Creating the field of virology

Over the years, scientists have infected hardy HeLa cells with various viruses — HIV, herpes, Zika, measles, and mumps, to name a few — to better understand how to battle them. They discovered, for instance, that the type of white blood cell called a T cell sports a surface protein called CD4, which is what HIV uses to enter the cell. When CD4 was added to HeLa cells they could be infected with HIV, allowing HIV drugs to be tested on HeLa cells.

Researchers also learned that the measles virus constantly mutates when it infects HeLa cells, making the disease harder to fight. More recently, microbiologists found that Zika cannot multiply in HeLa cells. Digging further into why that is could produce a new treatment or vaccine for the disease.

Leave a Comment

Please enter your name.
Please enter a comment.

  • 1. The first 3 words of this article – “Henrietta Lacks’s cells” – are misleading.
    HeLa are not her normal cells; they are the cancerous cells that killed her.
    The movie – not the book – glosses over this distinction; it’s heart-rending to
    see “Deborah” idolize the very cause of her mother’s death.

    2. Doctors/researchers were desperately trying to grow cancer cells in vitro.
    They took cancer tissues from ALL patients (legally, but without consent) &
    tried many strategies to grow them. All failed. Till Henrietta Lacks.

    3. There is no question that blacks were systematically discriminated against
    in the US for centuries. But in this case it was simply that the laws had not kept
    pace with science; the Hokpkins docs did not target Henrietta or other black
    patients for potential cancer cells; they were equal opportunity freeloaders.

    4. The JHU docs did not seek profit; as the book makes clear, they sent cells to
    any & every requestor for minimal charge. In fact, if they had sought to profit,
    they would have exercised more control over HeLa cells, and might have avoided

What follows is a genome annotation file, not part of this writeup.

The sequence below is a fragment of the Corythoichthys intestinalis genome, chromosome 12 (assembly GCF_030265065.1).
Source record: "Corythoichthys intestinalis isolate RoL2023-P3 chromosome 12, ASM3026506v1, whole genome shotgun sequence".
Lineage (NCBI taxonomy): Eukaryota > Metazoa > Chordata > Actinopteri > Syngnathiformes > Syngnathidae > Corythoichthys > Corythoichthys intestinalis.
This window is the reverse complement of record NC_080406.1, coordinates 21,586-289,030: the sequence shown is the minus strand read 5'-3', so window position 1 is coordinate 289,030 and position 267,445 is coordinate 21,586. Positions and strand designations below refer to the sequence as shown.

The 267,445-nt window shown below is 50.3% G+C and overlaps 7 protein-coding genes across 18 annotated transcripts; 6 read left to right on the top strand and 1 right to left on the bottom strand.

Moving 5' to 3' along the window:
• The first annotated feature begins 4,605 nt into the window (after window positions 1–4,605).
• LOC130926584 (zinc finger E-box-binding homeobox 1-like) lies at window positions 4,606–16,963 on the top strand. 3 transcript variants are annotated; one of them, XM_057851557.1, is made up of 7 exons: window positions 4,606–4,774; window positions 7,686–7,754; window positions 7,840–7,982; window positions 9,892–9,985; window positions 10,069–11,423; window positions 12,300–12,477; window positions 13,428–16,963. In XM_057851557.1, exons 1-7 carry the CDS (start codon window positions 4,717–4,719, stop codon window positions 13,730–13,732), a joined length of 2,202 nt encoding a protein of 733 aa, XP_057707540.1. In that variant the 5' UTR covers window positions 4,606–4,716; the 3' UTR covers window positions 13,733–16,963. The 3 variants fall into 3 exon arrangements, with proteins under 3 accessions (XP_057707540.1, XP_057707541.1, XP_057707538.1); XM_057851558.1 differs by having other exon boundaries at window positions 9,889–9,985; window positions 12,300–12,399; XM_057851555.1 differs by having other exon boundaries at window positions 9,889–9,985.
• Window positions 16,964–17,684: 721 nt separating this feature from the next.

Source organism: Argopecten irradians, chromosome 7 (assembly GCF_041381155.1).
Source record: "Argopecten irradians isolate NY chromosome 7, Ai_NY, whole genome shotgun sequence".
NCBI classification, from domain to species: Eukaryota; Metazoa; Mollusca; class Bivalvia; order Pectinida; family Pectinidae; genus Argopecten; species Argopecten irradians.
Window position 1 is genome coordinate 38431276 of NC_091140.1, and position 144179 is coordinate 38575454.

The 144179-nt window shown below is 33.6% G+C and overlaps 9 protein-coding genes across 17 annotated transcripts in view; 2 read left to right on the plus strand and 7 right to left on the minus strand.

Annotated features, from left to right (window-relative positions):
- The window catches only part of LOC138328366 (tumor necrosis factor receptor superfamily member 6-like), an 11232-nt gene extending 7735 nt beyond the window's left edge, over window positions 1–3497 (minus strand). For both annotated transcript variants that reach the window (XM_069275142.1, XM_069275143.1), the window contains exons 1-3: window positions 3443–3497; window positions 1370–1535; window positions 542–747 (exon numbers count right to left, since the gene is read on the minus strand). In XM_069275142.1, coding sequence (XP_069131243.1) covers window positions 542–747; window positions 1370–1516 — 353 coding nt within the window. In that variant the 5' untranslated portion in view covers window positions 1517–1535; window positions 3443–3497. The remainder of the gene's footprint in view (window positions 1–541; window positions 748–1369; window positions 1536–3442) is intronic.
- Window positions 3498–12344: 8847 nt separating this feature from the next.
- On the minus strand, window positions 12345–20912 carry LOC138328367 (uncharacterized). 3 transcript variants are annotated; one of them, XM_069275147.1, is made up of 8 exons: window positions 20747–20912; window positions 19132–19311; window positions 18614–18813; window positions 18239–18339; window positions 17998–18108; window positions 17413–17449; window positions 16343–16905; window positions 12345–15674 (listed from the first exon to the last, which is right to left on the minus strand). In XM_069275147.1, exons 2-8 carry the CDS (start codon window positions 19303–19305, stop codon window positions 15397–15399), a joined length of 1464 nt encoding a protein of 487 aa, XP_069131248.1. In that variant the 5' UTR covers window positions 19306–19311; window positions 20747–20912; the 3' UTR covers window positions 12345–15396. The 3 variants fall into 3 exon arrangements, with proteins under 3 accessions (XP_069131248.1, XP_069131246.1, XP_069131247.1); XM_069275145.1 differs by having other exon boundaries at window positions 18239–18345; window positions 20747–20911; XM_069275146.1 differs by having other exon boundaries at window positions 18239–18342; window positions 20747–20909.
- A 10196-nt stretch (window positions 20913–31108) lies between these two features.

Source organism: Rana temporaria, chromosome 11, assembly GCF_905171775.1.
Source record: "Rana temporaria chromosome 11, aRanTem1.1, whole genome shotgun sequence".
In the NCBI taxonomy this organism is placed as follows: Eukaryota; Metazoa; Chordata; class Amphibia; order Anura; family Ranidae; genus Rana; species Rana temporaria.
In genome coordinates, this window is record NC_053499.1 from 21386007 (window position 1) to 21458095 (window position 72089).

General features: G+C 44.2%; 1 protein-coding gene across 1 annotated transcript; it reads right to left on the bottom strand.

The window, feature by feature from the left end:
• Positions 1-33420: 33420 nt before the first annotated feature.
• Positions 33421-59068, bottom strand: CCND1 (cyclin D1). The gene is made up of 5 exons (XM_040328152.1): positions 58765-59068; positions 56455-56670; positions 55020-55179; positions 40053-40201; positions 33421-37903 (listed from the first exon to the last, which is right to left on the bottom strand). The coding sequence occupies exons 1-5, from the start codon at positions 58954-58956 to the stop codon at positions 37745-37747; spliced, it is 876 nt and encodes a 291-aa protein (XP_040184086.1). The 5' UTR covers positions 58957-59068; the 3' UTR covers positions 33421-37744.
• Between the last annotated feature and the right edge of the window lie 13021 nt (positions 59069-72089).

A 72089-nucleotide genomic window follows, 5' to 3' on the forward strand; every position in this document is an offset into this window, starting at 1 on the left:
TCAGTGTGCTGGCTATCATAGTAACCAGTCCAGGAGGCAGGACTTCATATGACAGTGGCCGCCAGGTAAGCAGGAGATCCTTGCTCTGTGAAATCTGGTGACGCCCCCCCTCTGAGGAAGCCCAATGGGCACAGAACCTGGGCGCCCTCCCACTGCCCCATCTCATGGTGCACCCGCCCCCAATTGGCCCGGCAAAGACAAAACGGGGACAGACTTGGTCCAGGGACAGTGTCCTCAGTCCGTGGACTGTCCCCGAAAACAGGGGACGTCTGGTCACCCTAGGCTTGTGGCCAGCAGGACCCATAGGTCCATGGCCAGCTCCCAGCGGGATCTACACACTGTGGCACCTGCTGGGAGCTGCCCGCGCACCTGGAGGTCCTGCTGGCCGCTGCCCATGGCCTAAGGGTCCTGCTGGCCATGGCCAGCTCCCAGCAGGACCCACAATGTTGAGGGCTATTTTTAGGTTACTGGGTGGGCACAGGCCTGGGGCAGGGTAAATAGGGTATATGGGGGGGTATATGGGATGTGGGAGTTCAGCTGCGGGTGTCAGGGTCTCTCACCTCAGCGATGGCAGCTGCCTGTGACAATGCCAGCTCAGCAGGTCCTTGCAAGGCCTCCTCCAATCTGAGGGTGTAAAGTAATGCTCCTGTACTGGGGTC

some problems caused by the lackadaisical way in which labs worldwide used them.

    5. Her family should be compensated; how & by whom, I don’t know. Maybe a retro
    kickstarter? Should descendants of all other patients whose cells were harvested
    be compensated?

  • The thought that science should hold the descendants of this woman’s family responsible for failed experimentation on her “stolen cells” is intriguing. It totally misses the point that for decades unbeknownst to Henrietta Lacks and her family, her cells were the reason for countless vaccines, countless research and experimentation. This woman was used in some ways as a guinea pig until she died. Compensation to her descendants equals respect.

  • Why can’tyou try to do something with the Alpha 1 protein deficiency. I have it and every week I have to have an infusion of Glassia. I think it’s wonderful that Herrin attached could help so much. God blessed her so she could help others. Thank you Godin Jesus name amen.

  • This is ludicrous. Do we immortalize and glorify the caucasians whose cases lent their names to the thousands of medical innovations? It would seem that the doctors and scientists are the ones who matter, not the patient. Has faux white guilt gotten this ridiculous? The woman was a patient. Big deal.

    • A person deserves to know the truth and Henrietta should have been told as I’m sure you would have yourself wanted to know. “patients rights” her and her family deserved at least that much. Having cells that can live outside of the body for a significant amount of time so that researchers can find cures is a huge deal in medicine, especially when they haven’t found anyone with cells that has the capability of living that long outside of the body. And without her cells a lot of breakthroughs in medicine wouldn’t have been possible as there is no other cells like the Hela cells. Maybe you should reread the importance of her cells, and the billions of dollars of research, and medicine that is because of her cells. ” Henrietta was just more than a patient”.

      And she was mix if that makes you feel a little bit better her dad was a slave owner and her mom was a slave. However black because that how the older society of caucasian label people that have a mix race of black. And YES her family deserves compensation because the last time I looked around the majority of Doctors aren’t working for free. And medicine, and health care is not free. Her family shouldn’t live no different then the Waltons. Giving them money won’t take all the money in the world there will still be tons of money life.